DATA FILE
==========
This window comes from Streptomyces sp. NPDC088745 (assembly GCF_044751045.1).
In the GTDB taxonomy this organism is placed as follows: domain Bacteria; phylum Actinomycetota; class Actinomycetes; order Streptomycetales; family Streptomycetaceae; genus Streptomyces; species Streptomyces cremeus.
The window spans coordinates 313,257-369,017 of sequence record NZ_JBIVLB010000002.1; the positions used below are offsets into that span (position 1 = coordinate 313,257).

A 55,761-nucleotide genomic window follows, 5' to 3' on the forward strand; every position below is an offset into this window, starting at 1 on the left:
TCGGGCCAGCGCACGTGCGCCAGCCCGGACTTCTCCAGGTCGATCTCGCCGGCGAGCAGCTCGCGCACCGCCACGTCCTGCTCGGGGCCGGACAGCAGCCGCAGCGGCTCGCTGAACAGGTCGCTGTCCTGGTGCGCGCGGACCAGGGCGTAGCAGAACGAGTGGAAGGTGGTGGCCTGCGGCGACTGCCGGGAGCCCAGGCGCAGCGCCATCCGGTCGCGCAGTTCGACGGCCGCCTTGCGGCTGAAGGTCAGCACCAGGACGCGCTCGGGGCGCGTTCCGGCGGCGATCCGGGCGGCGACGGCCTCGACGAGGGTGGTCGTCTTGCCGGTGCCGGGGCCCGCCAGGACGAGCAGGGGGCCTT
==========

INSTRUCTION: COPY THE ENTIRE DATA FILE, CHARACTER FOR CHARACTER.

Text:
This window comes from Streptomyces sp. NPDC088745 (assembly GCF_044751045.1).
In the GTDB taxonomy this organism is placed as follows: domain Bacteria; phylum Actinomycetota; class Actinomycetes; order Streptomycetales; family Streptomycetaceae; genus Streptomyces; species Streptomyces cremeus.
The window spans coordinates 313,257-369,017 of sequence record NZ_JBIVLB010000002.1; the positions used below are offsets into that span (position 1 = coordinate 313,257).

A 55,761-nucleotide genomic window follows, 5' to 3' on the forward strand; every position below is an offset into this window, starting at 1 on the left:
TCGGGCCAGCGCACGTGCGCCAGCCCGGACTTCTCCAGGTCGATCTCGCCGGCGAGCAGCTCGCGCACCGCCACGTCCTGCTCGGGGCCGGACAGCAGCCGCAGCGGCTCGCTGAACAGGTCGCTGTCCTGGTGCGCGCGGACCAGGGCGTAGCAGAACGAGTGGAAGGTGGTGGCCTGCGGCGACTGCCGGGAGCCCAGGCGCAGCGCCATCCGGTCGCGCAGTTCGACGGCCGCCTTGCGGCTGAAGGTCAGCACCAGGACGCGCTCGGGGCGCGTTCCGGCGGCGATCCGGGCGGCGACGGCCTCGACGAGGGTGGTCGTCTTGCCGGTGCCGGGGCCCGCCAGGACGAGCAGGGGGCCTT